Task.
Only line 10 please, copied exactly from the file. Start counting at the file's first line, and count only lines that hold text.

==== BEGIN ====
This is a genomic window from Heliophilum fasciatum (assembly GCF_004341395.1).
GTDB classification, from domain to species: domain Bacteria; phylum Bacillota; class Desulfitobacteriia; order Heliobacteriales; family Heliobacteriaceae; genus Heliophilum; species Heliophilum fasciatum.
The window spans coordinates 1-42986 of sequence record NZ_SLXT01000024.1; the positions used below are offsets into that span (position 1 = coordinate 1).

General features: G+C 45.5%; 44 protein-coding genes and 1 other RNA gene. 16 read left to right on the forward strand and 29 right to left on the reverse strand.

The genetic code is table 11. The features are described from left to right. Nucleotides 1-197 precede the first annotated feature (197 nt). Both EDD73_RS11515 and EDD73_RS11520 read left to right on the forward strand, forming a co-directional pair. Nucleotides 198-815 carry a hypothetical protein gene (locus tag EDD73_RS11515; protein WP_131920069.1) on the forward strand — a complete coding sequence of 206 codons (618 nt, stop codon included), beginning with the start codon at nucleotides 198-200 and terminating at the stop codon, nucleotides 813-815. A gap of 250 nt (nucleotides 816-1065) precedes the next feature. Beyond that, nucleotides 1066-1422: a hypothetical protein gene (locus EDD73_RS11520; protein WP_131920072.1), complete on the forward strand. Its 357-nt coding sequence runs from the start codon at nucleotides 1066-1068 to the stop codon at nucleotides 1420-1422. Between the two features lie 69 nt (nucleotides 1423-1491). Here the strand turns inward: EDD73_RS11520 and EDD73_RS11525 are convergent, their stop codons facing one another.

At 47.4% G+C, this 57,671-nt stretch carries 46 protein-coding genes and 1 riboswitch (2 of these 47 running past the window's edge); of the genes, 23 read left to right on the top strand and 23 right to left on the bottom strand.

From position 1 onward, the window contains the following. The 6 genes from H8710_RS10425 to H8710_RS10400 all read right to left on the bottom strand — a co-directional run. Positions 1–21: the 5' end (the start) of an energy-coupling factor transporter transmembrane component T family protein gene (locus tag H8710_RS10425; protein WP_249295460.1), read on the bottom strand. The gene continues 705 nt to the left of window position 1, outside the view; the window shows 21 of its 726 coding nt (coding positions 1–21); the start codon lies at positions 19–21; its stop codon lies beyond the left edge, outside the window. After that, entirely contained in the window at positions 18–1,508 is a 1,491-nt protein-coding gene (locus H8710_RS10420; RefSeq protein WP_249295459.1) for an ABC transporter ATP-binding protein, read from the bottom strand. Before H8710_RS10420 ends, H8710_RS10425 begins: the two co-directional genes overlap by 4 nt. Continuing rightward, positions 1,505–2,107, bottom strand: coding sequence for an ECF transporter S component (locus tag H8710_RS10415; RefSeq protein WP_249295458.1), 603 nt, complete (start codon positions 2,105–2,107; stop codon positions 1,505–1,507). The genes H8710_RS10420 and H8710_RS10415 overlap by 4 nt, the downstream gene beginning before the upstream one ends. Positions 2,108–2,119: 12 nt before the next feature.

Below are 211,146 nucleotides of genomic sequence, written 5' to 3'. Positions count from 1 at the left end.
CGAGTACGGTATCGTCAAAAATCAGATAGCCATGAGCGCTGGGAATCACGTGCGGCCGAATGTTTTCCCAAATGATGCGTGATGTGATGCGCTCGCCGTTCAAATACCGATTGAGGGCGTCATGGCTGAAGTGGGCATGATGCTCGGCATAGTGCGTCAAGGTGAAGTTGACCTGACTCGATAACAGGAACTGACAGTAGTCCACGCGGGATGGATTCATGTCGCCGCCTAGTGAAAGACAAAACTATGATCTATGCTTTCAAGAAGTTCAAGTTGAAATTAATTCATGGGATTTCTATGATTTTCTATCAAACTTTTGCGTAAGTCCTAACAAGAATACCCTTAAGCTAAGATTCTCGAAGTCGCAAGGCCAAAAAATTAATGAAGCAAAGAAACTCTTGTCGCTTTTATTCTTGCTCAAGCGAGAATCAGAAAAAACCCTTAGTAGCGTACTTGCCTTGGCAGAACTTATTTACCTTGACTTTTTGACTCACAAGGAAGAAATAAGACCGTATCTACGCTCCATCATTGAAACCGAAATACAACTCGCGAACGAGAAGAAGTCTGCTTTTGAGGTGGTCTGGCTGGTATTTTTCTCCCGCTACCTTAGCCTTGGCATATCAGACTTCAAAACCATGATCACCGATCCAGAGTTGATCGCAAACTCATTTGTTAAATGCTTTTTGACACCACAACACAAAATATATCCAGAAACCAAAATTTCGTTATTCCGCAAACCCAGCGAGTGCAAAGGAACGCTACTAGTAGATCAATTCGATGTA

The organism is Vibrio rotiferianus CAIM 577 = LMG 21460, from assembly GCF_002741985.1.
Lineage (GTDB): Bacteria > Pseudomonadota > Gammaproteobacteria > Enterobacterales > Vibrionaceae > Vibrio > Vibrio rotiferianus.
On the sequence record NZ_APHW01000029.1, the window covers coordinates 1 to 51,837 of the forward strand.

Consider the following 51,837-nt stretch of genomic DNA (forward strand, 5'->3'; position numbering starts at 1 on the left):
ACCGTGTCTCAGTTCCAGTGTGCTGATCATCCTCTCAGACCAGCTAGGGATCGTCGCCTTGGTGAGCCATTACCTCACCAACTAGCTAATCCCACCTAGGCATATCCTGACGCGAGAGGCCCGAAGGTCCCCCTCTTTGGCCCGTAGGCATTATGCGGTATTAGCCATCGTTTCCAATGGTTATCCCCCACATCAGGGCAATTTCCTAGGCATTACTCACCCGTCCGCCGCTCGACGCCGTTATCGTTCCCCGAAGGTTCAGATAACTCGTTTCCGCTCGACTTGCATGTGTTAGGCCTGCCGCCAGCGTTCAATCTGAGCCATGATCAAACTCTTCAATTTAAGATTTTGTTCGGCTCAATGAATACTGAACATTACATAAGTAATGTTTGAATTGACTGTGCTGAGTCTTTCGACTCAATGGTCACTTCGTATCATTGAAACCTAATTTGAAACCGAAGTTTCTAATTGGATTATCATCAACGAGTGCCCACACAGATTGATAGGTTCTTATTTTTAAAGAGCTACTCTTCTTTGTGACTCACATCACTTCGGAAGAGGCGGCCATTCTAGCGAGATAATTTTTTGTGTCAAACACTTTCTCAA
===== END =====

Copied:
The organism is Vibrio rotiferianus CAIM 577 = LMG 21460, from assembly GCF_002741985.1.